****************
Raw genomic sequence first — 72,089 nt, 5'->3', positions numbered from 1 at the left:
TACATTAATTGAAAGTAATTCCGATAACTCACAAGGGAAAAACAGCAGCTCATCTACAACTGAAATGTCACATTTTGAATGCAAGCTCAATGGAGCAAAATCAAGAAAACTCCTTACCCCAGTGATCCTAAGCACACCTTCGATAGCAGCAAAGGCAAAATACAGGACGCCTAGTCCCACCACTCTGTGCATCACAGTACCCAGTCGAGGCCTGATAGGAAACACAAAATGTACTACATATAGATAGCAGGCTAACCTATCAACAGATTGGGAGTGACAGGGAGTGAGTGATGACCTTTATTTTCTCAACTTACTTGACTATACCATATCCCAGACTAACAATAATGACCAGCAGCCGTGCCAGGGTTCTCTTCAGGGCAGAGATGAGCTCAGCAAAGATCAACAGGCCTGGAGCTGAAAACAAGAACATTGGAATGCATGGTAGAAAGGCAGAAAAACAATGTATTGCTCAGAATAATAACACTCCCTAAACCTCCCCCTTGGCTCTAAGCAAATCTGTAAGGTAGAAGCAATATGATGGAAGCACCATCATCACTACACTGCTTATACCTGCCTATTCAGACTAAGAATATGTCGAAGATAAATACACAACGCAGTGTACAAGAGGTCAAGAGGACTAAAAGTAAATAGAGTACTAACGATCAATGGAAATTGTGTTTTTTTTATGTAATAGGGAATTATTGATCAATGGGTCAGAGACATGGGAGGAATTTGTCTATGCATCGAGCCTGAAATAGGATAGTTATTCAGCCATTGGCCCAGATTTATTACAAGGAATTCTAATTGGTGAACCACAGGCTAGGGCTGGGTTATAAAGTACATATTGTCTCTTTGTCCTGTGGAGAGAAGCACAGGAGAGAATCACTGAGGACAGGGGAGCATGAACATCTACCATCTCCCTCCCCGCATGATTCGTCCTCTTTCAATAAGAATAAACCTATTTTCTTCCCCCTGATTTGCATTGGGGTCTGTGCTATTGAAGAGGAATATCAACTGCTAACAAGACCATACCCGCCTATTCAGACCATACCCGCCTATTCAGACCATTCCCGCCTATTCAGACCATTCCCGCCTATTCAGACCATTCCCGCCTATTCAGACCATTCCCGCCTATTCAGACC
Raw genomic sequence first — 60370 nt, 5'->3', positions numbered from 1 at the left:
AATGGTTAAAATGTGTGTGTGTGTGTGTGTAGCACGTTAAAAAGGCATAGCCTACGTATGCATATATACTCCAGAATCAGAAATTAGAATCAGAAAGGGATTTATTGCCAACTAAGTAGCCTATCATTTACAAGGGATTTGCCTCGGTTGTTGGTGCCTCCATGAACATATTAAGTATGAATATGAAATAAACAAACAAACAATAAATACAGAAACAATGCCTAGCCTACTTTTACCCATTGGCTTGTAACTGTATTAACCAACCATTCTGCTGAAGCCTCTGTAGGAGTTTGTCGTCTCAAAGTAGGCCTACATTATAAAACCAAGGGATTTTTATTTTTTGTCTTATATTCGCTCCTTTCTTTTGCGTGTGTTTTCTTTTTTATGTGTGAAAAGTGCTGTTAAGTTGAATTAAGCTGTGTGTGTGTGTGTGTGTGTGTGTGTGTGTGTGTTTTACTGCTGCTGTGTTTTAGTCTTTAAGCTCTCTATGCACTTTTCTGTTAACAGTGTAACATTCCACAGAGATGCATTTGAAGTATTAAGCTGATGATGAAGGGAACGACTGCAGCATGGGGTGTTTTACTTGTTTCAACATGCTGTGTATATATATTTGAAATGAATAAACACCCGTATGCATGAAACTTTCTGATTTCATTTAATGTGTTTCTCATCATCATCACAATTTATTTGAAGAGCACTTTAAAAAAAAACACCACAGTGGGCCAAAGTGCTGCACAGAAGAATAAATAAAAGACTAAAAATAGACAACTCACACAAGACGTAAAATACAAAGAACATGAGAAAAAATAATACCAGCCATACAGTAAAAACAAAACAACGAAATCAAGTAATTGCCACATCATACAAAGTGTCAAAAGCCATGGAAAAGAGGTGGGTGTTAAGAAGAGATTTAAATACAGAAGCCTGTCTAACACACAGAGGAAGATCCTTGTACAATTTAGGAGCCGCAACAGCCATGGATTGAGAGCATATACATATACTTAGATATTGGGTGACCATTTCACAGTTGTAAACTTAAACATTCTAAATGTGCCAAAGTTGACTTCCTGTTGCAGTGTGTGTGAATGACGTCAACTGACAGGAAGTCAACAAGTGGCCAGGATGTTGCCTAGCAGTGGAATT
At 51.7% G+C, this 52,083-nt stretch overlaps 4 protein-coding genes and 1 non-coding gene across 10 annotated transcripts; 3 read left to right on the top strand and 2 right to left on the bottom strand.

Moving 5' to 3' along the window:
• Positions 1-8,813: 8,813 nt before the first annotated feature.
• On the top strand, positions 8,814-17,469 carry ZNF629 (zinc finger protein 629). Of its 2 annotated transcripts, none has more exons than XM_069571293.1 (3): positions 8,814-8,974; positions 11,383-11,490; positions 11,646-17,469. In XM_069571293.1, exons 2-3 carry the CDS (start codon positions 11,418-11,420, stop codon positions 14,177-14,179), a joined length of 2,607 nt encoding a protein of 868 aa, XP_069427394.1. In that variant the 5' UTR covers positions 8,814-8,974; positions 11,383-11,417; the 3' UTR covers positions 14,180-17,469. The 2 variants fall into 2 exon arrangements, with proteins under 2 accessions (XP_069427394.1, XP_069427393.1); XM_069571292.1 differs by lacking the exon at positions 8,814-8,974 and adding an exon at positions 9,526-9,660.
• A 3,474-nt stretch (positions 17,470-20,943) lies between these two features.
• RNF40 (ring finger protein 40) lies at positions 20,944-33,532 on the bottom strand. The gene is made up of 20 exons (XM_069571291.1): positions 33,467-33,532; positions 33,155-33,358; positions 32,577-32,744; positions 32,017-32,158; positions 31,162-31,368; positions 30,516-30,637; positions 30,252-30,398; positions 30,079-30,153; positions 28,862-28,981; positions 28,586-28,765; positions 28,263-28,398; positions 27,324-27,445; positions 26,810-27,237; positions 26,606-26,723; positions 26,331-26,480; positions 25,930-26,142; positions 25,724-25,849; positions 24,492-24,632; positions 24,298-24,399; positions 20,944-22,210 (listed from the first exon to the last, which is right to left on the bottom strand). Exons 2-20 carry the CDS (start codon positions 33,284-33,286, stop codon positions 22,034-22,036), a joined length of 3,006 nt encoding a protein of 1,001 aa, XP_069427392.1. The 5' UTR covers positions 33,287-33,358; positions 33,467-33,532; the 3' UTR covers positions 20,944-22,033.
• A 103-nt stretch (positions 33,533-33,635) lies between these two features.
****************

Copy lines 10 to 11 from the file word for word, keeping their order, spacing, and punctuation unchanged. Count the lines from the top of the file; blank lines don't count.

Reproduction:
• RNF40 (ring finger protein 40) lies at positions 20,944-33,532 on the bottom strand. The gene is made up of 20 exons (XM_069571291.1): positions 33,467-33,532; positions 33,155-33,358; positions 32,577-32,744; positions 32,017-32,158; positions 31,162-31,368; positions 30,516-30,637; positions 30,252-30,398; positions 30,079-30,153; positions 28,862-28,981; positions 28,586-28,765; positions 28,263-28,398; positions 27,324-27,445; positions 26,810-27,237; positions 26,606-26,723; positions 26,331-26,480; positions 25,930-26,142; positions 25,724-25,849; positions 24,492-24,632; positions 24,298-24,399; positions 20,944-22,210 (listed from the first exon to the last, which is right to left on the bottom strand). Exons 2-20 carry the CDS (start codon positions 33,284-33,286, stop codon positions 22,034-22,036), a joined length of 3,006 nt encoding a protein of 1,001 aa, XP_069427392.1. The 5' UTR covers positions 33,287-33,358; positions 33,467-33,532; the 3' UTR covers positions 20,944-22,033.
• A 103-nt stretch (positions 33,533-33,635) lies between these two features.